Meade, L. T. (Elizabeth (‘Lillie’) Thomasina Toulmin Smith) (1844?–1914), novelist, was born in Bandon, Co. Cork, daughter of Richard Thomas Meade, clergyman, and Sarah Meade (née Lane). Reared in Nohaval, near Kinsale, Co. Cork, where her father was Church of Ireland rector, she was educated by a governess and probably went to a girls’ school for a time. Her first novel, Ashton-Morton, appeared anonymously in 1866, and she did not appear again in print until moving to Bishopsgate, London, in 1874 after the death of her mother and her father’s remarriage. Encouraged to write by the doctor and his wife with whom she lived, she became one of the most prolific English-language writers of the period; over a forty-year career she wrote nearly 300 books, production peaking at an average of eleven titles per year in the decade after 1900. All appeared under variations of her maiden name, such as ‘Elizabeth Thomas’ or, latterly and primarily, as ‘L. T. Meade’. As some of the title pages lack dates, exact sequencing of her œuvre is problematic. Working regularly in the British Museum, she published in America as well as in Britain. Although she wrote five volumes of science fiction, six volumes of crime stories in collaboration with Robert Eustace, and social-protest fiction, she was best known for her large output of fiction for and about adolescent girls and young women. A world of girls (1886), her most consequential work, achieved huge success and initiated a trend in narratives with a school setting; her many books in this genre influenced such later and better known writers as Angela Brazil and Enid Blyton. One of her most popular books, Daddy's boy (1887), was based on her own son. Works such as A princess of the gutter (1895) and Good luck (1896) illustrate a predilection for closely observing life in London's East End with the intention of incorporating social realism into her writing.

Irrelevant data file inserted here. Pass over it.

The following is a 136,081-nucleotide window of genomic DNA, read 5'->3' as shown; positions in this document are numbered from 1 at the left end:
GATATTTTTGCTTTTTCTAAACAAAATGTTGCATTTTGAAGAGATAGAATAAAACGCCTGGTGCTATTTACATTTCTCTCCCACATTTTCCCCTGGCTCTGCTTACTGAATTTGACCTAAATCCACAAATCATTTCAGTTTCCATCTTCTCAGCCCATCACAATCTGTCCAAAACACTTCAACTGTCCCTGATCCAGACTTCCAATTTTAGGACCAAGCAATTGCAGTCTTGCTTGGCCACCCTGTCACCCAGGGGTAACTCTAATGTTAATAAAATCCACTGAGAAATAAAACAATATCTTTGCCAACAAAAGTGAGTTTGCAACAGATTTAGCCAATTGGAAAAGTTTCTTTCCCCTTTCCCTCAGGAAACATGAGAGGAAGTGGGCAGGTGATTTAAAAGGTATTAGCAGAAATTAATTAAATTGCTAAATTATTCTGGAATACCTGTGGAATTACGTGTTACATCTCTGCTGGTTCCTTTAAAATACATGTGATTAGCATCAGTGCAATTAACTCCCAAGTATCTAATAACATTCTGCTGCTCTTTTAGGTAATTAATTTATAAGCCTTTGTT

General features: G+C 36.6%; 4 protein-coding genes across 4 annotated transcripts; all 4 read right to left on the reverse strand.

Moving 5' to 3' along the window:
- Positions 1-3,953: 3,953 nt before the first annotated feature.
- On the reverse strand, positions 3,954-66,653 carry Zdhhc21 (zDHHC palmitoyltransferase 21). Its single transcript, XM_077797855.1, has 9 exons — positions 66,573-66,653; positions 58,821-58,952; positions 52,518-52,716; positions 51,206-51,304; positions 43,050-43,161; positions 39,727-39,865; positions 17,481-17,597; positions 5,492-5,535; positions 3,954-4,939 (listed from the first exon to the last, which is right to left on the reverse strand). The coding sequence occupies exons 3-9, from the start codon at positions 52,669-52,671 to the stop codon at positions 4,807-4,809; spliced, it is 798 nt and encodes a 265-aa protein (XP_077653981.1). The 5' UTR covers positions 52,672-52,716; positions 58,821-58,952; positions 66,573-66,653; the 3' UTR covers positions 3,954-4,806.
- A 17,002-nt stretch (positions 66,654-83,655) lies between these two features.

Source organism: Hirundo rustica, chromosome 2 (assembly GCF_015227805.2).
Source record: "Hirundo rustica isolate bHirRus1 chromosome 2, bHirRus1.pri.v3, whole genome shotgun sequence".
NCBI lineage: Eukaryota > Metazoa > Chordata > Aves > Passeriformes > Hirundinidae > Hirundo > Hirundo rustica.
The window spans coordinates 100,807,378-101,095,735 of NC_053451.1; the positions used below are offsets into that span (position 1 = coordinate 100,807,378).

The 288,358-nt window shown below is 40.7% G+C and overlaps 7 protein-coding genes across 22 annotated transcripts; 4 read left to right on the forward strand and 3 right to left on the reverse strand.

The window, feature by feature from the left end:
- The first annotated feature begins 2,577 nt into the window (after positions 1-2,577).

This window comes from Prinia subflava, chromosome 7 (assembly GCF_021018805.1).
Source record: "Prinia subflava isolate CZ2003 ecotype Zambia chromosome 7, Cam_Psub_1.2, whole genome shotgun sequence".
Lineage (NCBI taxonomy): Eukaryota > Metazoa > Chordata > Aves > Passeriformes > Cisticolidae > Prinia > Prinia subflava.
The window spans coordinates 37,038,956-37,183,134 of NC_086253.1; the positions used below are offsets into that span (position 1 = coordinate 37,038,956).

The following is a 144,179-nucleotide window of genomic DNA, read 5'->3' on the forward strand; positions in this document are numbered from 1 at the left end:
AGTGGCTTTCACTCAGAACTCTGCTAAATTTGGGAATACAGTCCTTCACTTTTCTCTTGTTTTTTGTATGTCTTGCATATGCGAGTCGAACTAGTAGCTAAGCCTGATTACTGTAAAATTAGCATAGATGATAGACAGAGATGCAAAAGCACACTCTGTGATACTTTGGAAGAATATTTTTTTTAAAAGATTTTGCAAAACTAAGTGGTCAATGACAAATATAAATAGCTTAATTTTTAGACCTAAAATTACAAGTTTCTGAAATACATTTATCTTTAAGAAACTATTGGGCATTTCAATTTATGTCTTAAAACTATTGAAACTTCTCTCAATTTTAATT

For eleven years (1887–98) Meade edited Atalanta, a sophisticated literary periodical for girls, encouraging readers to write, to engage in paid employment, and to cultivate intellectual interests. However, some feminist critics have characterised her fiction as reinforcing traditional gender stereotypes. Late in life she began to write more about Ireland. At the back of the world (1904), a sentimental account of the people of the Co. Cork coast, typifies her tendency to portray a nostalgic image of Ireland. The rebel of the school (1902), about the disruptive influence of an Anglo-Irish pupil in an English girls' school, had contemporary political resonances with its secret societies, informers, and patronising liberal establishment. Meade married (1879) Alfred Toulmin Smith, a solicitor; they had one son and two daughters. They resided in Dulwich and later retired to Oxford. A portrait photograph appeared as frontispiece in many of her published volumes. She died in Oxford on 27 October 1914.